Angiokeratoma Corporis Diffusum (Fabry Syndrome) Workup

Updated: Feb 09, 2016
  • Author: Noah S Scheinfeld, JD, MD, FAAD; Chief Editor: William D James, MD  more...
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Workup

Laboratory Studies

Urine sediment contains cells with birefringent lipid globules termed Maltese crosses.

Serum, leukocytes, tears, skin biopsy samples, and cell cultures demonstrate alpha-galactosidase deficiency. These tests are the most definitive means of diagnosis.

Papaxanthos-Roche et al [30] noted that azoospermia can be a feature of Fabry disease.

Holzl et al reported in 2010 on a fast and simple (yet sensitive) test to identify enzyme deficiencies in patients with angiokeratoma corporis diffusum Fabry disease). [31]

Novel Gb(3) isoforms can be found in patients with Fabry disease. [32]

Pereira et al found the lysosome-associated membrane proteins (LAMP) 1 and 2 are normal in normal controls and normalize with treatment with alpha-galactosidase. [33] This helps to measure the effective of enzyme replacement therapy.

Using a mouse model, Shu et al found that 3-nitrotyrosine can function as a marker for Fabry disease–related vasculopathy. [34]

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Imaging Studies

A variety of imaging studies can be used to evaluate Fabry disease. These include cardiac, body, and brain imaging tests.

Neurological

In a group of young Fabry disease patients with normal MRI findings, a significant increment of greater than 12% in apparent diffusion coefficient values in the corona radiata occurred compared with age-matched controls. The difference might demonstrate increased interstitial water in tissue after the Starling equilibrium under raised cerebral blood flow. This increase water content has been previously defined as a manifestation of Fabry disease. Thus, increased apparent diffusion coefficient values might occur before conventional MRI changes in persons with Fabry disease. Increased apparent diffusion coefficient values seem to be a sensitive marker of disease progression and the healing effect of enzymatic replacement therapy. [35]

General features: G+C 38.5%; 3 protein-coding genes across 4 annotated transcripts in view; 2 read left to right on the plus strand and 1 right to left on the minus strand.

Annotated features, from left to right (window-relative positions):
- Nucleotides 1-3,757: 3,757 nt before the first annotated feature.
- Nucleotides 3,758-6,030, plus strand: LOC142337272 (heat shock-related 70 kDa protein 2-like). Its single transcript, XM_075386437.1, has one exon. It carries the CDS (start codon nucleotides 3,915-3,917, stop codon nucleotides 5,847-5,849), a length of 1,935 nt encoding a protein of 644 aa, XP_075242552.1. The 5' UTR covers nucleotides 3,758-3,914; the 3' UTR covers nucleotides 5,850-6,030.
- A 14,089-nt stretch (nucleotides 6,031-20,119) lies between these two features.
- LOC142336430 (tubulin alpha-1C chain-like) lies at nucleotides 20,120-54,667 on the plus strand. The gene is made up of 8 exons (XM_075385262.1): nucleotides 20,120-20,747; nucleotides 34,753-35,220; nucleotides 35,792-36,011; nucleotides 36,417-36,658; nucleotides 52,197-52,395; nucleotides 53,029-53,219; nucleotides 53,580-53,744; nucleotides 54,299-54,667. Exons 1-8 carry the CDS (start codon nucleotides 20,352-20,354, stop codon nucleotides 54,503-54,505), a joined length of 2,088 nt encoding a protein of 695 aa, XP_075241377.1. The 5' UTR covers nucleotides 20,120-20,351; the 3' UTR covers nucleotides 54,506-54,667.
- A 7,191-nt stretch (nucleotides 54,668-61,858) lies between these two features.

Cardiac

Echocardiography can disclose left ventricular hypertrophy and systolic anterior motion of the mitral leaflets. Cardiac catheterization can show marked gradient loss in the left ventricular peak systolic outflow gradient, which indicates the presence of left ventricular outflow obstruction. Cardiac MRI might play a role in evaluating the effectiveness of enzyme therapy for Fabry disease. [36]

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Other Tests

Slit-lamp examination of the eyes of patient with Fabry disease can reveal a whorl-like keratopathy. [37] Thus, ophthalmic examination can be useful in defining Fabry disease.

A variety of neurological tests can be done to detect small-fiber neuropathy in Fabry disease and other small-fiber diseases that involve neuropathy. [38]

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Procedures

The characteristic angiokeratoma of Fabry disease is found diffusely and is not limited to the scrotum as it is in Fordyce angiokeratoma. Mibelli angiokeratoma is observed primarily on the dorsum of the hands and feet. Angiokeratoma circumscriptum is a rare type of angiokeratoma with a unilateral distribution of discrete papules and nodules localized to a small area of the legs or trunk.

Slit-lamp ophthalmologic examination demonstrates characteristic corneal opacity. Also, look for the unique spokelike cataracts in the posterior capsule.

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Histologic Findings

Histology shows numerous, dilated, thin-walled, endothelial-lined, blood-engorged capillaries in the papillary dermis, with an overlying hyperkeratotic epidermis. Careful inspection may reveal cytoplasmic vacuoles containing lipid in the endothelial cells, fibroblasts, and pericytes. However, in most patients, histologic findings essentially are identical to those of other angiokeratomas.

Endomyocardial biopsy findings of the heart can demonstrate sarcoplasmic vacuolization of cardiac muscle cells under light microscopy and lamellated zebra bodies in the cytoplasm under electron microscopy.

Electromicroscopy investigation can show stromal cells in hemizygous tissue and endothelial and smooth muscle cells in heterozygous tissue; cells contain membrane-bound inclusions with a lamellar structure (ie, inclusion bodies with a zebralike appearance).

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